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Morning Edition
Monday, August 3, 2009

Minnesota Public Radio Stories

National Public Radio Stories

  • Inauguration Expected To Spark More Unrest In Iran
    Anti-government protests continue in Iran despite a harsh police crackdown in Tehran. The opposition movement has transformed from a campaign for a presidential candidate to a broader movement challenging the leaders and the foundation of the Islamic republic.
  • Will Putting Reformists On Trial, End Iranian Opposition?
    Iran has put more than 100 reformists on trial for trying to stage a revolution. They are accused of working with foreigners to undermine the government after charging June's presidential elections were rigged. President Mahmoud Ahmadinejad is due to be sworn in by parliament on Wednesday. Borzou Daragahi, the Middle East correspondent for the Los Angeles Times, talks with Steve Inskeep about the situation in Iran.
  • Ethiopian Singer May Be Jailed Because Of Music
    Teddy Afro is one of Ethiopia's most popular singers. Afro, whom fans call Ethiopia's Bob Marley, is in prison. Many are convinced that his legal troubles are related to his music. Some of Afro's songs seem critical of Ethiopia's government.
  • Game Truck: Video Party On Wheels In Arizona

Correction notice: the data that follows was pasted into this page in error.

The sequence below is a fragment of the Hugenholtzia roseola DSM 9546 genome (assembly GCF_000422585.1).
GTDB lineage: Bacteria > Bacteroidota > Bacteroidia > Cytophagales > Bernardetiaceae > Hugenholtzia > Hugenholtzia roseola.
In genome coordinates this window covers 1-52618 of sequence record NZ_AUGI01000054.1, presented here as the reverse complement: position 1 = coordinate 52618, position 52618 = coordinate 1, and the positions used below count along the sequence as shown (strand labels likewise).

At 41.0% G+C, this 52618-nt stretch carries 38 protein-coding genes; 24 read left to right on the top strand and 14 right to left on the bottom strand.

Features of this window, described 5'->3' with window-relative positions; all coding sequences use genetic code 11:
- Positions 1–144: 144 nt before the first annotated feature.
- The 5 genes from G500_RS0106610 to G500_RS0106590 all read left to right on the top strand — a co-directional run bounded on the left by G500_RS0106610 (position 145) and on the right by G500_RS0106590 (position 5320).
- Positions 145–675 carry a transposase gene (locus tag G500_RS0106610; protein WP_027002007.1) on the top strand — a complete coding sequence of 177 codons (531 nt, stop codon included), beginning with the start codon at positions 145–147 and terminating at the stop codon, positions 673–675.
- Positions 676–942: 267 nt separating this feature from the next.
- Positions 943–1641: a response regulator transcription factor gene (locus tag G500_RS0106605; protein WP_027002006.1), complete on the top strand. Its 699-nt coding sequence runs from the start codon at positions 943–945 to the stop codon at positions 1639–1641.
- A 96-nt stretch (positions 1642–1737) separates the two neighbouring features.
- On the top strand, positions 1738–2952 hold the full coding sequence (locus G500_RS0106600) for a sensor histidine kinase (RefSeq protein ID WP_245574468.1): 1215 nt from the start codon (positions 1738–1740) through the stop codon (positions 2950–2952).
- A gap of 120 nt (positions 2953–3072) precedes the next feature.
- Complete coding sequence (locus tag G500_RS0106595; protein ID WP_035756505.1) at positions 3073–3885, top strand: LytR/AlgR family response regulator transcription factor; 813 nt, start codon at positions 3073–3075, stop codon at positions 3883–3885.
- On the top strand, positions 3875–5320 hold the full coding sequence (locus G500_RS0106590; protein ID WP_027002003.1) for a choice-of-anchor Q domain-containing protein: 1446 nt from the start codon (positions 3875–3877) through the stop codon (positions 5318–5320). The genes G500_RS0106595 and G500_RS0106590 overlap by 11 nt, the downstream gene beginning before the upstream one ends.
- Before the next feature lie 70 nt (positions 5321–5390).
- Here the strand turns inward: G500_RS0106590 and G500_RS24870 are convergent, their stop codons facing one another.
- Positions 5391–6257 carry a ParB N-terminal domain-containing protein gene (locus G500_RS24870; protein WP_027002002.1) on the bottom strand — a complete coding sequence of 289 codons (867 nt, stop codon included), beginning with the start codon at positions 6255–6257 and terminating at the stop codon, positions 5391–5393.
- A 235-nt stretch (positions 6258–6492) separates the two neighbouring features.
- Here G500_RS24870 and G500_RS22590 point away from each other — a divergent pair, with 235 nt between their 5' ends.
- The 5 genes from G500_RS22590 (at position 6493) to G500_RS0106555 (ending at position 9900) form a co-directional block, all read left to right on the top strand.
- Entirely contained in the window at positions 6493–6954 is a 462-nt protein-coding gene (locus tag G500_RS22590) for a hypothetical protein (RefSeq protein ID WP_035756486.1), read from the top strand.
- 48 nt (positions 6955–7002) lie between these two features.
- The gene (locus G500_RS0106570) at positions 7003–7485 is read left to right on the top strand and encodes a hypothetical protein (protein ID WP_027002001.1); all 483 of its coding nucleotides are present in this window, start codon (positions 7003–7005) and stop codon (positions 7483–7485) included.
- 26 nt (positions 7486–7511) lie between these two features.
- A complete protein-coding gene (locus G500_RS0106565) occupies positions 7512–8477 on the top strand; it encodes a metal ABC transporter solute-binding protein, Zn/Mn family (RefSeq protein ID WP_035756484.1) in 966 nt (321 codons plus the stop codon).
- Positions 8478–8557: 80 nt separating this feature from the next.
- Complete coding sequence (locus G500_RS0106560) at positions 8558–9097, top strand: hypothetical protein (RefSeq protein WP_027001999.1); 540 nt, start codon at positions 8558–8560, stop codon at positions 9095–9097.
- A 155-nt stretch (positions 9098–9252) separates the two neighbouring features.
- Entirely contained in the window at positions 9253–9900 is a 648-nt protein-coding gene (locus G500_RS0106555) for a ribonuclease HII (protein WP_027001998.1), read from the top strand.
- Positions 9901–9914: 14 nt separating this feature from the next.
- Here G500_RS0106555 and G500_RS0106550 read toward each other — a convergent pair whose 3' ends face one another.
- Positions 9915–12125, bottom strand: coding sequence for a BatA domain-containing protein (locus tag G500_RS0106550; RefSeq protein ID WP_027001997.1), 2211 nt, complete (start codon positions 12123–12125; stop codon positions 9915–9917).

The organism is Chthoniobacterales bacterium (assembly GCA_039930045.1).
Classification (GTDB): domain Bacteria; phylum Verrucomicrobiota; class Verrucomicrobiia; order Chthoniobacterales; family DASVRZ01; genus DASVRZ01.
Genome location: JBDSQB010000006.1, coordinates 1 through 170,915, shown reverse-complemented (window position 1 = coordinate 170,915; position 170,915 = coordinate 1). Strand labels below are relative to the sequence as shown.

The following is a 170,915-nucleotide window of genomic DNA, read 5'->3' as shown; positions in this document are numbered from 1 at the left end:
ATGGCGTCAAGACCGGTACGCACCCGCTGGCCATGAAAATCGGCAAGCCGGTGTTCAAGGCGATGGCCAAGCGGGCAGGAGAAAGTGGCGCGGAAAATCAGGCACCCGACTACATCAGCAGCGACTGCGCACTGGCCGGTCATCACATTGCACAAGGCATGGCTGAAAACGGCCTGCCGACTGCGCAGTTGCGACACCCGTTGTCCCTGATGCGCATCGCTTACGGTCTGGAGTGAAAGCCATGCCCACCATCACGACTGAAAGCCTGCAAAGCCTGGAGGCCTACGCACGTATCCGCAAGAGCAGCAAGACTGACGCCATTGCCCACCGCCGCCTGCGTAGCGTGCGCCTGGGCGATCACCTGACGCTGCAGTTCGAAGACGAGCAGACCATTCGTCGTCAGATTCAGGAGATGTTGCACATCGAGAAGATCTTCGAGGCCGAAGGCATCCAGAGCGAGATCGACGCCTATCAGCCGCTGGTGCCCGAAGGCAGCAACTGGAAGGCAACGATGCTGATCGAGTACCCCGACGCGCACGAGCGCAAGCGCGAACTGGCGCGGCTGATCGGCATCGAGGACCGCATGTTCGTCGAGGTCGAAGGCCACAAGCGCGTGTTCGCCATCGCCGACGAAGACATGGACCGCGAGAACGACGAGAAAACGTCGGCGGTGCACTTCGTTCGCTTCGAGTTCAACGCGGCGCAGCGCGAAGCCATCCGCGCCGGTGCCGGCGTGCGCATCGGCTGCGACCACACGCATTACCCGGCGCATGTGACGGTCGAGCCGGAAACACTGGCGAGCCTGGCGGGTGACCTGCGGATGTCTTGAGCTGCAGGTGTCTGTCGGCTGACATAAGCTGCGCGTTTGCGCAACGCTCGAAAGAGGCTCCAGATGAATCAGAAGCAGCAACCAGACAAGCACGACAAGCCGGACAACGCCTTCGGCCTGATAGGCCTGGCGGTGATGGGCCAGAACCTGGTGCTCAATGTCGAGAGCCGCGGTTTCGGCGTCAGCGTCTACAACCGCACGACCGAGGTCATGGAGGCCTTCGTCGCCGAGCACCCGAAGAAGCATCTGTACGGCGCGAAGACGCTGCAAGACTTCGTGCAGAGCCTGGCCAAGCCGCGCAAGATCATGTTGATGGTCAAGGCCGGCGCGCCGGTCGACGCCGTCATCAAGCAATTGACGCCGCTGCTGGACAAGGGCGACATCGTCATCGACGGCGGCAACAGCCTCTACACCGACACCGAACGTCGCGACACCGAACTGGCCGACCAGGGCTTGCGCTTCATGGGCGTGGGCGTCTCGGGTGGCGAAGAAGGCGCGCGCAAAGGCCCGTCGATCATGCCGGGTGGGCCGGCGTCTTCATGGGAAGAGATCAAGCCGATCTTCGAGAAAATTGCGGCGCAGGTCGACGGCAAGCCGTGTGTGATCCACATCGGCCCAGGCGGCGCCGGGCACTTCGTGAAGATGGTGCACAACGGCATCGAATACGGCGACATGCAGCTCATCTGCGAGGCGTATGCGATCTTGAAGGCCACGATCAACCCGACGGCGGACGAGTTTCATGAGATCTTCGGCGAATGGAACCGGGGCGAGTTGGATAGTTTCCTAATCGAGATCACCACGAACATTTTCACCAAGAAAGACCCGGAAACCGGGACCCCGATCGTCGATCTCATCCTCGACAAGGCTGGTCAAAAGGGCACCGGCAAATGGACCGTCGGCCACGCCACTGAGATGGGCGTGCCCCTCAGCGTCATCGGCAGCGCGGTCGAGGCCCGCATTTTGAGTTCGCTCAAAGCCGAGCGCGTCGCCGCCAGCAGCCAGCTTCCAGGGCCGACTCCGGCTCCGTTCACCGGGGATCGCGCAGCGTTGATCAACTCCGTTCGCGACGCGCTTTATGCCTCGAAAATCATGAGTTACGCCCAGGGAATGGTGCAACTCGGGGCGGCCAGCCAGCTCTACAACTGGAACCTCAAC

A new company is cashing in on the video-game obsessed and the state's notorious heat. Game Truck is a mobile video arcade. It offers high-tech parties in the back of air conditioned trailers.
  • How Aging Changes Sleep Patterns
    Waking up in the middle of the night can be stressful, but it may have been the norm for people in the days before electricity. Nowadays we stay up way past sunset, so what is normal sleep, and how do we adapt our nighttime schedules to fit our current lifestyle?
  • Snoring Can Indicate Treatable Sleep Condition
    Loud snoring is not always just a reason to buy ear plugs. For an estimated 12 million American adults, those nocturnal noises are a sign of obstructive sleep apnea, a treatable condition.
  • Ford Posts First Monthly Sales Increase In 2 Years
    Ford says July sales have been helped by the government's very popular "cash for clunkers" program. But the government says that, unless the Senate follows the House and allocates $2 billion, the program will have to be suspended this week. That program gives vouchers of up to $4,500 for drivers who trade in old cars for new, more fuel-efficient ones.
  • Investor Ross: 'Washington Is The New Wall Street'
    Wilbur Ross says Americans are just as in debt as ever, only now it's the government — not the bank — holding the note. He says enthusiasm for the economy's rebound is higher than it should be.
  • If At First You Can't Get A Job, Hire An Attorney
    Trina Thompson, 27, recently graduated from Monroe College in Bronx, New York. She hasn't been able to find work. The New York Post reports she has filed a lawsuit claiming the school didn't try hard enough to help her find a job.
  • Obama's Economic Team Cautious, But Optimistic
    White House officials hit the Sunday news shows with force, hoping to convince Americans that the economy is beginning to improve due largely to the controversial economic stimulus package. But they admit that a boost won't come without a huge federal deficit.

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